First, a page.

• Tullow Oil’s Ghana unit has awarded Danish Maersk Drilling a four-year contract for the Maersk Venturer drillship, to be deployed at the Jubilee and TEN fields offshore Ghana. The two are among the most promising new fields discovered in Africa in the last few years
Discovery & Development
• Spain’s Repsol has begun commercial production from the Sagari natural gas field in Peru. The field, according to Repsol, will produce 5.6 million cum of gas daily, which will represent a quarter of Peru’s natural gas demand. The launch of production at the field will also raise the overall output from Block 57, in which it is located, by a fourth. The Sagari field holds an estimated at 1-2 trillion cu ft of gas.
• Transneft has completed the expansion of the East Siberia-Pacific Ocean crude oil pipeline, doubling the export capacity for China to 30 million tons of crude annually or an average 600,000 barrels daily. China has become the world’s top crude oil importer and Russia last year became its largest supplier, overtaking Saudi Arabia.
• TransCanada has commissioned the construction of the Leach Xpress natural gas pipeline that will run between West Virginia and Ohio. The $1.6-billion project will have a capacity to transport some 1.5 billion cu ft of gas daily from the Appalachian fields to the national market. In addition to this news, TransCanada also said this week the FERC had greenlit another two gas projects: the Mountaneer Xpress and the Gulf Xpress. The two will cost a combined $3.2 billion.
• The U.S. administration has plans to open up more Arctic and Atlantic waters for oil and gas exploration, cancelling the five-year leasing program approved by the Obama administration. This could offer explorers a lot more drilling opportunities although it remains doubtful to what extent they would be willing to exploit the opportunity in the face of high offshore project development cost and strong environmental opposition.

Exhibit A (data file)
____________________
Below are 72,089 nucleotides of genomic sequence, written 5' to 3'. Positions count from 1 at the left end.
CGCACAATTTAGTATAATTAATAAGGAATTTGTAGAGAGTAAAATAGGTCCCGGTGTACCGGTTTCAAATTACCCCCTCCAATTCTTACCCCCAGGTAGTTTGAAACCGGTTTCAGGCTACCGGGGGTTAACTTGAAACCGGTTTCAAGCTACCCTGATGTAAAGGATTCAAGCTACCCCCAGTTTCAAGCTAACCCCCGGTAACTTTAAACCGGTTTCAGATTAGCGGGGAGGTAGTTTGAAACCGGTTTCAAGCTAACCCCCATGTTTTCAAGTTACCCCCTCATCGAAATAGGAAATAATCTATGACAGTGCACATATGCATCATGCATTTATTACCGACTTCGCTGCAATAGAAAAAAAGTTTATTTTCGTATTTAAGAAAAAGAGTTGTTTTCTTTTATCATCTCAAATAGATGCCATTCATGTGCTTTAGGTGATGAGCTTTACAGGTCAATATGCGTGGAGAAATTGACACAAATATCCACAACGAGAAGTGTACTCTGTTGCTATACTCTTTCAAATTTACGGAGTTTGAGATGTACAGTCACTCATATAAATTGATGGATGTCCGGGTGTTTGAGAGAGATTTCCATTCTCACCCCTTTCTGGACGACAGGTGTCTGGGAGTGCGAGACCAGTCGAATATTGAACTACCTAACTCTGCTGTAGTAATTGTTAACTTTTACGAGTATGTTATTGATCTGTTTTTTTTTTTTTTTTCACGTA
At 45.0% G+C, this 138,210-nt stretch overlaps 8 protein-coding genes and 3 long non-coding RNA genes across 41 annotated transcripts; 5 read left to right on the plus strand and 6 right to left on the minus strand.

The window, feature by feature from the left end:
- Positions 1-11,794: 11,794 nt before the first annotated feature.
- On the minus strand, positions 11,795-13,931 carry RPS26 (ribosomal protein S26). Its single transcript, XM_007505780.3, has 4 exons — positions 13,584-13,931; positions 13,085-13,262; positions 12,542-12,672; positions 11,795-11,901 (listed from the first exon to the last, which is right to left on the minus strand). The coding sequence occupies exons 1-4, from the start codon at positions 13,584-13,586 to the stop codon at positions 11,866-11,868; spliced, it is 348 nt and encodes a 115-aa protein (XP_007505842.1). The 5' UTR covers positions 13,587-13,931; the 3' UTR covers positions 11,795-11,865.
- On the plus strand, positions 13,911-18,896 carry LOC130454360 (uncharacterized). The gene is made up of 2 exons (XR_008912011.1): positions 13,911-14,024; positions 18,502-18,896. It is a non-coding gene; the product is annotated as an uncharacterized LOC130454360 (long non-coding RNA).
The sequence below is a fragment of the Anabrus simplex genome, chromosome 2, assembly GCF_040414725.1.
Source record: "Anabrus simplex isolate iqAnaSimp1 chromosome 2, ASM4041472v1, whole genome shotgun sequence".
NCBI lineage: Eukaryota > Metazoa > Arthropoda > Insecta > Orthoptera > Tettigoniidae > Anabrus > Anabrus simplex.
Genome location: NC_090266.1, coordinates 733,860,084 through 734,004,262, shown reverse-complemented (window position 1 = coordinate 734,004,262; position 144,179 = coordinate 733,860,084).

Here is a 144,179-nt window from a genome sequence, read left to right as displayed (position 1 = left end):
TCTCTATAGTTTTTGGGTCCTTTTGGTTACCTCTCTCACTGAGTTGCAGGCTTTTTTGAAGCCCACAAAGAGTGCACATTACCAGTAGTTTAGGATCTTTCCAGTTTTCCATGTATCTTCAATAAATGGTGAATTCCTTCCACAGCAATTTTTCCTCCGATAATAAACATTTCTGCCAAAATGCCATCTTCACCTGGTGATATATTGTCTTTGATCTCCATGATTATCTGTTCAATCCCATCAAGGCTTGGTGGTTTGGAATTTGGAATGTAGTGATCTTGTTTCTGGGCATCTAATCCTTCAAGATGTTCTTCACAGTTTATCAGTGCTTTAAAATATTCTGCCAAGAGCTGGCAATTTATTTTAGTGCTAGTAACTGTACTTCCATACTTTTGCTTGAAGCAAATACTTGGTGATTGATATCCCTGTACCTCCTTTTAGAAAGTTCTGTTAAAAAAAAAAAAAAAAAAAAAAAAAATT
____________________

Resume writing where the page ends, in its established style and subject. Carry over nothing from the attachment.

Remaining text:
• Petrobras has agreed to cough up almost $3 billion to put an end to shareholder lawsuit it got hit with because of its involvement in what has turned out to be a major corruption scandal that toppled former Brazil president Dilma Roussef. As part of the investigation into the corruption scheme, senior Petrobras executives were implicated of receiving bribes in exchange for inflating the prices for services performed by companies working for Petrobras.
Politics, Geopolitics & Conflict
• A US court found Turkish banker Mehmet Hakan Atilla of participating in a money-laundering scheme aimed at helping Iran circumvent U.S. sanctions. Turkey’s PM Erdogan has called the ruling “unprecedented interference” in Turkey’s internal affairs.
• Protests in Iran continue and the army is ready to step in, its chief told local media. He added, however, that it is unlikely this will become necessary.
• Israel’s parliament passed a bill that aims to effectively make Jerusalem an Israeli-only city. The law is bound to aggravate tensions with the Palestinians as well as with Israel’s Arab neighbors.
• Sudan has extended a unilateral ceasefire with rebel groups until the end of March as part of an agreement with the U.S. to resolve its internal political conflicts in exchange for the lifting of sanctions that have been in place for two decades.